The Economist takes on that most lawyerly of all corporate requirements: the auto-generated email disclaimer. You know, attorney-client privilege, IRS regs, or both. It goes back to the days of fax cover sheets.
As an in-house counsel, I was often asked about these, and said it was not necessary. Some clients would actually insert them on their own, cribbed from an email they received from an random attorney or someone who played one on television.
The worst thing you can do as an in-house counsel is insist on pointless things. It makes clients tune you out, and then they don’t listen to and act on the important stuff.
I have to laugh when I get an email from an attorney friend about meeting at some local watering hole, and the blasted disclaimer makes it sound like I should burn the thing.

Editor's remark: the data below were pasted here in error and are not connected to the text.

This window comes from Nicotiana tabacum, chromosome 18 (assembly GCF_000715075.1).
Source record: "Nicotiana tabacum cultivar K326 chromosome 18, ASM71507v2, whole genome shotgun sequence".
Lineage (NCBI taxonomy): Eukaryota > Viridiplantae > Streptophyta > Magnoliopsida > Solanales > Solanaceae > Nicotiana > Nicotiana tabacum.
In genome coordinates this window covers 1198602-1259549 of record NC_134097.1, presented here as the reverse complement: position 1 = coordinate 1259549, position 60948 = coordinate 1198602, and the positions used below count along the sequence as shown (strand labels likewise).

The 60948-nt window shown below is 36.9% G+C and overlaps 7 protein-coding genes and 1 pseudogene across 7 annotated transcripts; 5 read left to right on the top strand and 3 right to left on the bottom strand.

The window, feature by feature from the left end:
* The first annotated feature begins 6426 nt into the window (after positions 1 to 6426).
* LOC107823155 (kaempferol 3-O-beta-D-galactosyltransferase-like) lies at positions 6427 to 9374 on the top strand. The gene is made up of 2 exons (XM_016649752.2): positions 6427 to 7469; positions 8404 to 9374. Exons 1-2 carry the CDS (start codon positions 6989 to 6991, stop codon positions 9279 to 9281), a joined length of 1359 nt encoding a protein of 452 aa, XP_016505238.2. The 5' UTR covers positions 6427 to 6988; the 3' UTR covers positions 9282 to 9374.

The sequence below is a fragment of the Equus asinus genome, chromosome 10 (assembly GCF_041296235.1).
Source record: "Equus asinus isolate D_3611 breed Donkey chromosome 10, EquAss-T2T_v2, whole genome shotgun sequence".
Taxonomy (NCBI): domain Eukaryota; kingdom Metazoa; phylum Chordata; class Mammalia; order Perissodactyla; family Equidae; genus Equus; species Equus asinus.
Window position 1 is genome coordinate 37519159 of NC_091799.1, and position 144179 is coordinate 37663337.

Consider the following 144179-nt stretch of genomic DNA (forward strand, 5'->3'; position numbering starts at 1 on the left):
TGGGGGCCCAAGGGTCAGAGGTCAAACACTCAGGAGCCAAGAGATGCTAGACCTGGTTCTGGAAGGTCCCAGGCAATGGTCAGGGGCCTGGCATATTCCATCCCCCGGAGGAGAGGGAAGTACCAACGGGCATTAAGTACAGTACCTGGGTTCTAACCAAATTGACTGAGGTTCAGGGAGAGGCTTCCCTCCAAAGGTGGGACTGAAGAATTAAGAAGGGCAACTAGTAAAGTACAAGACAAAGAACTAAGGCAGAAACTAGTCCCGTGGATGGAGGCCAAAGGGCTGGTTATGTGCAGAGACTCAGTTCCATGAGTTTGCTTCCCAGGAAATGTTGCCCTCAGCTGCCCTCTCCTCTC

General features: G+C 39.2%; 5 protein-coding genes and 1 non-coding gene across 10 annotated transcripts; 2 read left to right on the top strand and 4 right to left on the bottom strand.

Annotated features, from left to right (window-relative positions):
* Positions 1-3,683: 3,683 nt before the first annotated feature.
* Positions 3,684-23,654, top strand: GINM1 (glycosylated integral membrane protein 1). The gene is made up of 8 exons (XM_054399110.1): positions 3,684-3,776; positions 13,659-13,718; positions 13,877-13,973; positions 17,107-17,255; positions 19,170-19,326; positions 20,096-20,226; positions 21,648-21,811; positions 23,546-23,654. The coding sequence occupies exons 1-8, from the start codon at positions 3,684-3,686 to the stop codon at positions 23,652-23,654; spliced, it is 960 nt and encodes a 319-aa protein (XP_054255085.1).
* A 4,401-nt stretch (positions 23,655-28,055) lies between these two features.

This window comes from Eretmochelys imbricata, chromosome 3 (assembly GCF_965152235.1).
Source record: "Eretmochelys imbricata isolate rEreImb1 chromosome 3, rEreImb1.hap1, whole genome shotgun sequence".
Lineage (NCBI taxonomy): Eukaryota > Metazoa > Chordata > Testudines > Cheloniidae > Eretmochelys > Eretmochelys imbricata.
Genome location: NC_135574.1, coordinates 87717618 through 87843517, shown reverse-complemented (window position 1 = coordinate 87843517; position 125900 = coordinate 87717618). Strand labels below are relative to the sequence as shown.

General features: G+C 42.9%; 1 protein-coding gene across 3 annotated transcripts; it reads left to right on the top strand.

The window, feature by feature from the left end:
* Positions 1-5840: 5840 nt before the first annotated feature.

The Economist article now makes this foolishness go mainstream, and they point the finger at us:
So why are the disclaimers there? Company lawyers often insist on them because they see others using them. As with Latin vocabulary and judgesâ€™ robes, once something has become a legal habit it has a tendency to stick. Might they at least remind people to behave sensibly? Michael Overly, a lawyer for Foley & Lardner in Los Angeles, thinks not: the proliferation of predictable yada-yada at the bottom of messages means that people have long since stopped paying any attention to it.
Mr. Overly gets a free link for the courage to say on the record what all of us think every time we see one of these. I had better not see an email from F&L with a disclaimer in the footer, though…